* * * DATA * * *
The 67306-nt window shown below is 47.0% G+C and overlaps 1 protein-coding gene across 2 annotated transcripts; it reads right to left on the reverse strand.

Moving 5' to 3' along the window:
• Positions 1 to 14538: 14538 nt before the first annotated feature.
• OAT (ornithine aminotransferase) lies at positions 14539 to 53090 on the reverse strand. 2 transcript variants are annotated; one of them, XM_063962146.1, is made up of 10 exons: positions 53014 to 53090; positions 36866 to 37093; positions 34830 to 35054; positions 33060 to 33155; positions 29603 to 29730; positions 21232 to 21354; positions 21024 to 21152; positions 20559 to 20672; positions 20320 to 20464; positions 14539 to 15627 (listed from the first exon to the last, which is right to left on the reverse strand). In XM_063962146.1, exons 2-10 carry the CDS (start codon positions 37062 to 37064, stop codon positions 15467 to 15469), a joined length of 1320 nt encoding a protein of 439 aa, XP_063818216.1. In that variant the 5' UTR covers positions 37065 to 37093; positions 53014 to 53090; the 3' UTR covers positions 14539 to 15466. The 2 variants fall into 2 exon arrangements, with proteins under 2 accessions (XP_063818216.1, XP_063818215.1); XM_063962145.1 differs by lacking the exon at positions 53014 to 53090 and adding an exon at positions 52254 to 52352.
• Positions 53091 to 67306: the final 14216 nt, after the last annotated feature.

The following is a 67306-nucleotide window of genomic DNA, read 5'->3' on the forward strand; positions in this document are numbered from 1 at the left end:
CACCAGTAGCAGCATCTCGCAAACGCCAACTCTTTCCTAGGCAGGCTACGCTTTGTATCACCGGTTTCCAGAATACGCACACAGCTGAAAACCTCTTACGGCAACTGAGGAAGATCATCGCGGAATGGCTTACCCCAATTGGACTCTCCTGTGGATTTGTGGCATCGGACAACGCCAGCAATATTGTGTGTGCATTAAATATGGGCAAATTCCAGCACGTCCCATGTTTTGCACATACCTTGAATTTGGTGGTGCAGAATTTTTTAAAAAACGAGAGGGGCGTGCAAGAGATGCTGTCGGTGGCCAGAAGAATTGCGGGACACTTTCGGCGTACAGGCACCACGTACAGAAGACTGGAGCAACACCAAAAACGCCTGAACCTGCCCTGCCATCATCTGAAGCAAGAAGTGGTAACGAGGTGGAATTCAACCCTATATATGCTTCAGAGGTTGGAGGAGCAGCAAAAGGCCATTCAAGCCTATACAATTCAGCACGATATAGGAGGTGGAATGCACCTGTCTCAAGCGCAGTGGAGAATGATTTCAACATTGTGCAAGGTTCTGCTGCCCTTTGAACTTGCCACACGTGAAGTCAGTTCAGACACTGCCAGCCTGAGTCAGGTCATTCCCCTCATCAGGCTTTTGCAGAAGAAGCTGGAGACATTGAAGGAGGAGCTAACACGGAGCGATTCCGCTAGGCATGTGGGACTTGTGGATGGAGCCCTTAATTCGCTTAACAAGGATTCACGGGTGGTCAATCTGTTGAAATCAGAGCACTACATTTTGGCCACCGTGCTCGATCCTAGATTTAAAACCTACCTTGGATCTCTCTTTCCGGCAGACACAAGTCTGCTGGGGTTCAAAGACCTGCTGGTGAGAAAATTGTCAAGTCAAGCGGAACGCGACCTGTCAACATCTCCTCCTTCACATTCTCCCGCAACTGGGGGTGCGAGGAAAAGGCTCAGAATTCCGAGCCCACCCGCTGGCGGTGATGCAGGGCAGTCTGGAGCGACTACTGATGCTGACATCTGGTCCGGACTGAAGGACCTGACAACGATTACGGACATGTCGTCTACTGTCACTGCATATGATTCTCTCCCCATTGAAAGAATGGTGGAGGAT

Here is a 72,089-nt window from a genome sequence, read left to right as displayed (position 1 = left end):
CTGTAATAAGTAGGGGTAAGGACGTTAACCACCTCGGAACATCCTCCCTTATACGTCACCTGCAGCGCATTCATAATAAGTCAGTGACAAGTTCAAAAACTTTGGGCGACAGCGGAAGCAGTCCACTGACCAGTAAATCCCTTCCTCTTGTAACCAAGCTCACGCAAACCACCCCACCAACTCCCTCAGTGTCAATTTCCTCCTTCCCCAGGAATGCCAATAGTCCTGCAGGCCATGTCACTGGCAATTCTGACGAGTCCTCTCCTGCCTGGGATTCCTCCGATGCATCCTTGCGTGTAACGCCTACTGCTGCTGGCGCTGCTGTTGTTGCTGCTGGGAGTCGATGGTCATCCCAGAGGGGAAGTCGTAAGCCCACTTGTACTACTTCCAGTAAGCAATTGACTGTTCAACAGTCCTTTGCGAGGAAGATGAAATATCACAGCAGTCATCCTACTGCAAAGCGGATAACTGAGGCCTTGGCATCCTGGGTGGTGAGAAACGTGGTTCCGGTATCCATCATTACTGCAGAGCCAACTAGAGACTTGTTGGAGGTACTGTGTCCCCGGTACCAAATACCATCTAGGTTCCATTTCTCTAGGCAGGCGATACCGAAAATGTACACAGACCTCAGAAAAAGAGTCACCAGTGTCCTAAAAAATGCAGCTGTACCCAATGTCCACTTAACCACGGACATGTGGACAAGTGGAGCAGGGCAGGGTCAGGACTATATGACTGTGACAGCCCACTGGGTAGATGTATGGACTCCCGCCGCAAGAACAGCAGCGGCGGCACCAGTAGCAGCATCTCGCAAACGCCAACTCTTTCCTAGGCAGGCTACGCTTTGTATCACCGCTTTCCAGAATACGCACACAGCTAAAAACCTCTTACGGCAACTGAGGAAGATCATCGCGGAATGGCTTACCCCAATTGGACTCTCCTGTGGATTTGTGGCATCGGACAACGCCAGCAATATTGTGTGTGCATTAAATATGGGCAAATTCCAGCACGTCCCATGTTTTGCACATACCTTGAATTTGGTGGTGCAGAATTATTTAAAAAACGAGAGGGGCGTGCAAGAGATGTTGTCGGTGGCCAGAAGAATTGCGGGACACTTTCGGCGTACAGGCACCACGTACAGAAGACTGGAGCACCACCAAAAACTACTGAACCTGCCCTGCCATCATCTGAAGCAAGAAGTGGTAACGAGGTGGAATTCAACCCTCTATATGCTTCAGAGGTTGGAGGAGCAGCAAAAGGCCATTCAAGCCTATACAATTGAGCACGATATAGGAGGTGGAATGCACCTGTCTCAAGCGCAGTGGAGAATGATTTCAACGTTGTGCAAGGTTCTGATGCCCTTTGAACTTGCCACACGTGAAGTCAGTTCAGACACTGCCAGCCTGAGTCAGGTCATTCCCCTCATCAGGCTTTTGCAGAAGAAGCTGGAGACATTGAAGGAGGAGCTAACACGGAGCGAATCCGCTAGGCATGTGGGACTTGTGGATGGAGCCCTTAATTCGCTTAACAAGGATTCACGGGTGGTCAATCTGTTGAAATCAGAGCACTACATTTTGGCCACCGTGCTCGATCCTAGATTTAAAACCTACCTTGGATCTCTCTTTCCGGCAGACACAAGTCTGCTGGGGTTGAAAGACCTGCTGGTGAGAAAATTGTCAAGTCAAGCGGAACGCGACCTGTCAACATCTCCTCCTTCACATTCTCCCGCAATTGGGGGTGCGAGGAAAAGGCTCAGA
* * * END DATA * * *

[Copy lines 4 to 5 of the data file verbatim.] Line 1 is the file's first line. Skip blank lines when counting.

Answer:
• OAT (ornithine aminotransferase) lies at positions 14539 to 53090 on the reverse strand. 2 transcript variants are annotated; one of them, XM_063962146.1, is made up of 10 exons: positions 53014 to 53090; positions 36866 to 37093; positions 34830 to 35054; positions 33060 to 33155; positions 29603 to 29730; positions 21232 to 21354; positions 21024 to 21152; positions 20559 to 20672; positions 20320 to 20464; positions 14539 to 15627 (listed from the first exon to the last, which is right to left on the reverse strand). In XM_063962146.1, exons 2-10 carry the CDS (start codon positions 37062 to 37064, stop codon positions 15467 to 15469), a joined length of 1320 nt encoding a protein of 439 aa, XP_063818216.1. In that variant the 5' UTR covers positions 37065 to 37093; positions 53014 to 53090; the 3' UTR covers positions 14539 to 15466. The 2 variants fall into 2 exon arrangements, with proteins under 2 accessions (XP_063818216.1, XP_063818215.1); XM_063962145.1 differs by lacking the exon at positions 53014 to 53090 and adding an exon at positions 52254 to 52352.
• Positions 53091 to 67306: the final 14216 nt, after the last annotated feature.